This is both inconsistent and confusing.

During the 1980'ies it became obvious in the management of environment that the methods like command and control and technological means that have dominated so far, now had to be supplied with other tools.

Firstly, the costs of still more new technical means were soaring. Secondly, it became obvious that the means used so far could not cope with multi-source disturbances such as diffuse pollution, the green house effect, marine pollution, and loss of biodiversity.

It became clear that the problems for nature and environment had a more fundamental dependence of the economy and the economical behaviour.

To sum up: Sustainable development is, generally speaking, a vision of the good life. The introduction of a holistic and cross-sectorial thinking that emphasise recycling of matter and the participation of stakeholders and citizens can hopefully, pursue it.

The more these ways of thinking are arising, as a result of either insight or necessity, the more will a common denominator - a convertible measure of value, be needed. Economy can offer a solution but it requires that nature can be valued in monetary terms.

Therefore the economy and economic theory over the recent decades have played an increasingly important role for the management of nature and environment in general and specifically for the interpretation of sustainability.

The power and limitation of economy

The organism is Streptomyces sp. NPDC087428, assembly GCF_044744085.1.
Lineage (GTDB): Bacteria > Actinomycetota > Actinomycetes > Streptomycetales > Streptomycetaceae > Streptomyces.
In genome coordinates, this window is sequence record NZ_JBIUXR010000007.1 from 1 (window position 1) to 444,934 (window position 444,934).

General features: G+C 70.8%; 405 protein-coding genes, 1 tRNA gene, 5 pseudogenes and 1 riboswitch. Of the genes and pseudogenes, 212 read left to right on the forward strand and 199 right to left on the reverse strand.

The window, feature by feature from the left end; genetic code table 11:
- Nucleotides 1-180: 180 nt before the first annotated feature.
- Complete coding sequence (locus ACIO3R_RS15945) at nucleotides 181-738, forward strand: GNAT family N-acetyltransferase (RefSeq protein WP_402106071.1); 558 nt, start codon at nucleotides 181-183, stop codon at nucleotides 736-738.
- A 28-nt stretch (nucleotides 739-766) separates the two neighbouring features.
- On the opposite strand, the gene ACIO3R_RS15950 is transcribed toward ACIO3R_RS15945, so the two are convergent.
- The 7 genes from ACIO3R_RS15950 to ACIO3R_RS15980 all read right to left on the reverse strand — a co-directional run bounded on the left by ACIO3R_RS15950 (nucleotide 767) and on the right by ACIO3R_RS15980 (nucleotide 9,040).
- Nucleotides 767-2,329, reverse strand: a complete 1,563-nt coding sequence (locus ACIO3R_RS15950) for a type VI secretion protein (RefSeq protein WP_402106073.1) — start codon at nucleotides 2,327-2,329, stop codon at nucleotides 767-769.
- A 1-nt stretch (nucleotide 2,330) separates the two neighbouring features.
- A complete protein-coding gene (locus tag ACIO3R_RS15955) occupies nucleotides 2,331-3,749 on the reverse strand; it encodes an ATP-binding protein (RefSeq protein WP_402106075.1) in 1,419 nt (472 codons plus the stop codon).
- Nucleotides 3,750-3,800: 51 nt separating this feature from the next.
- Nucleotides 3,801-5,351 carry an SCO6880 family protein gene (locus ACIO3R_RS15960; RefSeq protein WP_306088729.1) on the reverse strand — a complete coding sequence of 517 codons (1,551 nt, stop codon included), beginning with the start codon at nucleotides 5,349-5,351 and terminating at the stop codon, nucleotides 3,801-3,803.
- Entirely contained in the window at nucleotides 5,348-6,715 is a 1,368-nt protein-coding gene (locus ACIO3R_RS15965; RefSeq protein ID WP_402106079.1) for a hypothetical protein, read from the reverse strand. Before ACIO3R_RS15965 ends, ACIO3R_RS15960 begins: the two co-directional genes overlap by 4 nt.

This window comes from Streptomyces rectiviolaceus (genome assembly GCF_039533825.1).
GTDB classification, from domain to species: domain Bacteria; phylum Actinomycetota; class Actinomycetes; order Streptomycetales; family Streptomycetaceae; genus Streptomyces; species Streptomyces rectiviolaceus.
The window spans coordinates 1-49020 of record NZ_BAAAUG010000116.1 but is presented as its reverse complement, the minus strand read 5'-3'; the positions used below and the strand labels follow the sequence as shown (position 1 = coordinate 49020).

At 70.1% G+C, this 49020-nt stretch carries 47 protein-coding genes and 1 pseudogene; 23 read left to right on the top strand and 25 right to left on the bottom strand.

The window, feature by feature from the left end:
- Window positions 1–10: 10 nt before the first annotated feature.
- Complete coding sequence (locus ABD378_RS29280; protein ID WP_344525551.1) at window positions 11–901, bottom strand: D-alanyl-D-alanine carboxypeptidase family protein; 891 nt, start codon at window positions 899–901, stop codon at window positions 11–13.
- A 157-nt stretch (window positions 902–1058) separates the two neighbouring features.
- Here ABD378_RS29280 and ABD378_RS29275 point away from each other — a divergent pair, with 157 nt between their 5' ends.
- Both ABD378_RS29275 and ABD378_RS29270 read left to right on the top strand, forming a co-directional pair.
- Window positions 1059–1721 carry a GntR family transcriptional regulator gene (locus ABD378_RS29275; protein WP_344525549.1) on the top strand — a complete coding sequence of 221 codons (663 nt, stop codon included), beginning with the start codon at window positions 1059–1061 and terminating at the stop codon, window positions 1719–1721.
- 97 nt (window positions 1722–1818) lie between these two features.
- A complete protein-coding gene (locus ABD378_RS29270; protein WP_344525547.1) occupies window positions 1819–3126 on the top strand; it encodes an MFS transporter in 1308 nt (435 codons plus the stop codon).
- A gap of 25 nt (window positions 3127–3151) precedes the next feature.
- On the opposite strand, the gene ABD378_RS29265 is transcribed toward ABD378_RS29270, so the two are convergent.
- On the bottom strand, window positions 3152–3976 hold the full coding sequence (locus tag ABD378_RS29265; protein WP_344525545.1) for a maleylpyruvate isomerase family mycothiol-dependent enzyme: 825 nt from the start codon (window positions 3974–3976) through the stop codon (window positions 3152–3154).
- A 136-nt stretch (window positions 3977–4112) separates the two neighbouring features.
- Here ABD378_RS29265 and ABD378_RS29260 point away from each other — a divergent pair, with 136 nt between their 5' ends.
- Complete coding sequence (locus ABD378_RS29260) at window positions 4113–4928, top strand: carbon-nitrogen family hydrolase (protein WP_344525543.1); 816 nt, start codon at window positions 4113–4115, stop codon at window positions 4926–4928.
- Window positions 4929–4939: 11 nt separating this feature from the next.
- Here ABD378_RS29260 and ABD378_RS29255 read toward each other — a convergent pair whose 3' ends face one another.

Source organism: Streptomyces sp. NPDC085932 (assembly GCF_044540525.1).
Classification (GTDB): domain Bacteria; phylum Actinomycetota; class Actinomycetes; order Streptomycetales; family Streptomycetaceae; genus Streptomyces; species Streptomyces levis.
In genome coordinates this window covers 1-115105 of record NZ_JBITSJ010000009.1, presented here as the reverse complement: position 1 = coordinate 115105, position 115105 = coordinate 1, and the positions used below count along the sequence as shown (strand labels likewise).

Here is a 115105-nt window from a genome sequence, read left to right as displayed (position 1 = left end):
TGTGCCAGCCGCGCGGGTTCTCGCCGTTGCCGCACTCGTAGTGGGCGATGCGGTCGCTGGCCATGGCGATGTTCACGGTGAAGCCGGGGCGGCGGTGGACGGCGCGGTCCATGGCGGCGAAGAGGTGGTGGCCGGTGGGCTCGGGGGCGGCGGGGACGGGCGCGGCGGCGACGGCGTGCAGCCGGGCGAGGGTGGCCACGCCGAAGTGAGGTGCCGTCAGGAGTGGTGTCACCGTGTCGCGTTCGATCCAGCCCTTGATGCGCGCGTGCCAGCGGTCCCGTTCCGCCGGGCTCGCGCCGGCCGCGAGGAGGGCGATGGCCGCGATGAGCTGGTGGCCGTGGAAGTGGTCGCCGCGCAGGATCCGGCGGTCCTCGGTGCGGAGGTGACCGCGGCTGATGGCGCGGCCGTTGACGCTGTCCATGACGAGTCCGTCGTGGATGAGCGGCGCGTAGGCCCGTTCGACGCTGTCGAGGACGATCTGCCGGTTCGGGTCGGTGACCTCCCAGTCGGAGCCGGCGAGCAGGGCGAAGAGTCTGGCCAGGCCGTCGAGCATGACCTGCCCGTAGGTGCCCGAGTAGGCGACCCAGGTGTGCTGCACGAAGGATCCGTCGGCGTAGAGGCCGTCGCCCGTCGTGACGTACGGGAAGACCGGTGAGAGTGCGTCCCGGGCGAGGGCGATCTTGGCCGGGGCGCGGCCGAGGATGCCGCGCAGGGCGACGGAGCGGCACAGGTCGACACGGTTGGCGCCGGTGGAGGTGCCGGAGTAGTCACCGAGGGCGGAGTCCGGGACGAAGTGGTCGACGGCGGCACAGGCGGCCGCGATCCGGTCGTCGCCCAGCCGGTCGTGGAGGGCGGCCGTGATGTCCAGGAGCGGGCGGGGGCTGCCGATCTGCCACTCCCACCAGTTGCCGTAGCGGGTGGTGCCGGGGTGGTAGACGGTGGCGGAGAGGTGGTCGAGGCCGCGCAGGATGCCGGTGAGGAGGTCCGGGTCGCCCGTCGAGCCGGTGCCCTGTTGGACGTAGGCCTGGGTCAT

Economic theory can contribute to solving the problems in nature and environment in at least two ways. The one is by expanding the arsenal of means. The other is by contributing to the prioritising between different objectives for nature and environmental planning and management.

Since the well-known economist from the 18'TH century, Adam Smith, it has been an important idea among economists that the individual selfish behaviour is compatible with maximising common welfare - if the market works perfectly. Which it seldom does.

Markets are often incomplete, as you know, because the prices at which the goods are exchanged do not reflect all their production costs. These lacking costs, the so-called externalities, are abundant when it comes to nature and the environment.

If the theory of maximal welfare holds these externalities should be internalised i.e. be incorporated in the price for the goods. This is a reason for using green taxes and fees. Which are also claimed to be an implementation of the 'polluter-pays-principle.'

Another argument is that in a market oriented society economical means are by far the least bureaucratic and the most efficient way of achieving the goals in the environmental policy. Efficient means here that not only is the aim achieved but it is at the lowest possible costs.

There is little doubt that this holds true to a large extent. And economical means like green taxes are being successfully introduced in many fields in many countries.